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Norwegian Fighter Jets Defend Iceland From Mythical Russian Attack

© AP Photo / Kirsty WigglesworthAn F15 fighter jet lands at the Keflavik US Air Base, Keflavik, Iceland, Friday Feb. 24, 2006. (File)
An F15 fighter jet lands at the Keflavik US Air Base, Keflavik, Iceland, Friday Feb. 24, 2006. (File) - Sputnik International
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Iceland's airspace and near-by swaths of the Barents Sea are being patrolled by Norwegian fighter jets on a daily basis. The goal of this combined NATO effort is yet again to fence off "hostile" Russia.

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"The patrols are important to stress that NATO stands united, as well as to signal to the Russians that we are ready to safeguard our defense," NATO's Deputy Supreme Allied Commander Europe Adrian Bradshaw told Norwegian national broadcaster NRK.

What was earlier a purely routine mission has gained momentum following NATO's rhetoric about "aggressive" Russia constantly stepping up its military activity in parts of Europe.

"Russia has taken the initiative in the Northern seas, and now we [NATO] have to show that we have common defense interests," Bradshaw said, citing Russian exercises just outside of Norway.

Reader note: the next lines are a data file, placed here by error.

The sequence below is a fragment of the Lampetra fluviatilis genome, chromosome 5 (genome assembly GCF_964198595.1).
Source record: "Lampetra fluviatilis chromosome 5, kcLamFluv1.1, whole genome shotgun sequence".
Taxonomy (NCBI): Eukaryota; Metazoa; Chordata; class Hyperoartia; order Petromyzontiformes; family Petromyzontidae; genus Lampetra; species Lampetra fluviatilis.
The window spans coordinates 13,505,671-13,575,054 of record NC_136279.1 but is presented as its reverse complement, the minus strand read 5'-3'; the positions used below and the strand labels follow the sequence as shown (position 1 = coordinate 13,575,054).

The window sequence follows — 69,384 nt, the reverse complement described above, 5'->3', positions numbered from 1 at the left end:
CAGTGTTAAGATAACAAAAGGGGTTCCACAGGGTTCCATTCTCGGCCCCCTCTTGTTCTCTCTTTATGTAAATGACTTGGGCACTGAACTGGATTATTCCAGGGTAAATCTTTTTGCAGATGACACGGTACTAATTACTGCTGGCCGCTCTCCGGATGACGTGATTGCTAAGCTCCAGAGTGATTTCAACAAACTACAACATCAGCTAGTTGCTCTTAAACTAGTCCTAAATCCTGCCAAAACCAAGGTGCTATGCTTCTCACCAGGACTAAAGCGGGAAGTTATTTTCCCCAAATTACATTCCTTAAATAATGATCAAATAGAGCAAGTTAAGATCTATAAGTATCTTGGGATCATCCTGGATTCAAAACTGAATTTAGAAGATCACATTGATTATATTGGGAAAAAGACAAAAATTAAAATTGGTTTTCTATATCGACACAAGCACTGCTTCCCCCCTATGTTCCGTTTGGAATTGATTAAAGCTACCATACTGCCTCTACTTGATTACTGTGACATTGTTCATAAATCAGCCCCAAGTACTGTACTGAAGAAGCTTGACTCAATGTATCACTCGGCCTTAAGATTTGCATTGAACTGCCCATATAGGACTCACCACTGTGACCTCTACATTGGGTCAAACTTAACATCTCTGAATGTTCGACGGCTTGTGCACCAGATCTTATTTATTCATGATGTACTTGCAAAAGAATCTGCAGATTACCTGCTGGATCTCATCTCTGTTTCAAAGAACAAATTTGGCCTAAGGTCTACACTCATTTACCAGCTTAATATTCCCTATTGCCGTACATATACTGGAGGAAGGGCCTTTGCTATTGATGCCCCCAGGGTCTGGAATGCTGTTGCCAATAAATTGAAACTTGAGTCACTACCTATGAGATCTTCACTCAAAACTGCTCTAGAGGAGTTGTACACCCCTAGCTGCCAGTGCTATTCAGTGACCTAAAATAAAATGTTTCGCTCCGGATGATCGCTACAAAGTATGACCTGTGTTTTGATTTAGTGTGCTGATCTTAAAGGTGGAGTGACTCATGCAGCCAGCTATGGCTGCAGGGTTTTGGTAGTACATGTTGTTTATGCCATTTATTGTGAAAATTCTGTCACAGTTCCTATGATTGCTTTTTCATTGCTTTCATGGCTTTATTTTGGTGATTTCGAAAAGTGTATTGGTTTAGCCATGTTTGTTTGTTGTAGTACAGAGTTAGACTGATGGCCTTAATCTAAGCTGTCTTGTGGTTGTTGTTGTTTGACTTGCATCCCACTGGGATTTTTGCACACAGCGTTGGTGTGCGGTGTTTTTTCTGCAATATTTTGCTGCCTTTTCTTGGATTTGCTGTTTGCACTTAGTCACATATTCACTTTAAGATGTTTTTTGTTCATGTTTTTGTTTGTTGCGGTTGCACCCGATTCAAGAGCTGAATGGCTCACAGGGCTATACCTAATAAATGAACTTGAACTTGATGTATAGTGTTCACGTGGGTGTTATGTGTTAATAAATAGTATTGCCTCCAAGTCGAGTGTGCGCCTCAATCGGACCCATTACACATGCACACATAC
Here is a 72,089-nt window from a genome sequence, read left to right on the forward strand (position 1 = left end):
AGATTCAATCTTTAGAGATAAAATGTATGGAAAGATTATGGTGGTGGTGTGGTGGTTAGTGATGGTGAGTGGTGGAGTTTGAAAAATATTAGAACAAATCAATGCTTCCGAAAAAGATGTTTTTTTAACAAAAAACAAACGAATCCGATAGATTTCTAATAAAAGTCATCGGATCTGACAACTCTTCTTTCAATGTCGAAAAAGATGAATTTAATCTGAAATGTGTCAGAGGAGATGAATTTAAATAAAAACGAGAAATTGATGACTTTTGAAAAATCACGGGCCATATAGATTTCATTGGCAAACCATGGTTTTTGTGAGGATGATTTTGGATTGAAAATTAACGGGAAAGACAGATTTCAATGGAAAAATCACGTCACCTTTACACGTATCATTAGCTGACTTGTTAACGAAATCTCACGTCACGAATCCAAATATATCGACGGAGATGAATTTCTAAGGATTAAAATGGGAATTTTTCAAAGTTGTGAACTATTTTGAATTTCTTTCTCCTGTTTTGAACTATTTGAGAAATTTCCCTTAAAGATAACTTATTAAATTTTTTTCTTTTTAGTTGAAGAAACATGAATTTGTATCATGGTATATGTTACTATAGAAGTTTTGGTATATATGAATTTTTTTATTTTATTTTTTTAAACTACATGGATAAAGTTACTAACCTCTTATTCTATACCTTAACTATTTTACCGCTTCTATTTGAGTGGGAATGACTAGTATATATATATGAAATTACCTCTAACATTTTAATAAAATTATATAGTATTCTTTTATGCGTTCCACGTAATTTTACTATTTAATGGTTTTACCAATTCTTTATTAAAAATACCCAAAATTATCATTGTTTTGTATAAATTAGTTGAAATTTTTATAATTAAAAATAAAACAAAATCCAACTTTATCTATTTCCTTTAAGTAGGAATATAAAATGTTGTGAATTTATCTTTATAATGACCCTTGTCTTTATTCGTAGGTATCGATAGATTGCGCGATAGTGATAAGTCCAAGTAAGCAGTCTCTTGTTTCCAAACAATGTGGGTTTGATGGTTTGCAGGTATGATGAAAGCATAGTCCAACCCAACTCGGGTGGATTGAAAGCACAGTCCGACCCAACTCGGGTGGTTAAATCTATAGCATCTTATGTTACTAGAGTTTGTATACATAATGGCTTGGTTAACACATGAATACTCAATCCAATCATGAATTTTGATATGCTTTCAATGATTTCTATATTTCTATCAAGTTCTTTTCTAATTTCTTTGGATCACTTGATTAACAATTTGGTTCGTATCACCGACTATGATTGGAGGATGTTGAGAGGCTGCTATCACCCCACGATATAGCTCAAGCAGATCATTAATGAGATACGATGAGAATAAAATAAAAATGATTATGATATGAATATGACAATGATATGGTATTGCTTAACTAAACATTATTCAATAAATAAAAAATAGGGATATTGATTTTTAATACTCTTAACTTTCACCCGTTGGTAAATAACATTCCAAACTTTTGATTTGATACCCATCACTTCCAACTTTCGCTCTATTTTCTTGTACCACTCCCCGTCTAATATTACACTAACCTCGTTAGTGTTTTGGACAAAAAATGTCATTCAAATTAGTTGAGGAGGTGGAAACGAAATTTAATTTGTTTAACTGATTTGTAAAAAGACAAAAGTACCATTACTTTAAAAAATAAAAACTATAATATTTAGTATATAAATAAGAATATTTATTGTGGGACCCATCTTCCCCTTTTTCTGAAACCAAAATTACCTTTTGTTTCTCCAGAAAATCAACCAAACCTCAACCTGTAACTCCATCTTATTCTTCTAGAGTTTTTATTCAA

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At present, four Norwegian fighters from airbases in Bodø and on Ørlandet are stationed on Iceland, tasked with monitoring the Atlantic island's airspace and keeping an eye on Russia, a mission that is rotated between various NATO members.

Rune Jakobsen of the Norwegian Armed Forces Operational Headquarters stressed that Russia is using new methods all the time.

"We see an increase in maritime activity and a decline in the use of strategic bombing aircraft. Today, the Russian forces can also get military operations going much faster than before. Now, they can arrive with their whole Northern fleet in only several hours' time. This is challenging for us," Jakobsen said.

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According to Jakobsen, the Russians are using a new type of submarines, which speeds up maritime operations. The result is that the Russian naval vessels could, in case of a necessity, show up in waters outside Norway in a few hours' time, without notifying NATO forces.

As Iceland does not maintain an air force, the country was left without the means to patrol its airspace following the withdrawal of the United States Air Force (USAF) from Keflavik Air Base in September 2006. The same year, then-Prime Minister Geir Haarde requested that NATO members police the island's airspace. Remarkably, Haarde denied that the measure was specifically targeting Russian aircraft, stressing that Iceland was on friendly terms with Russia.

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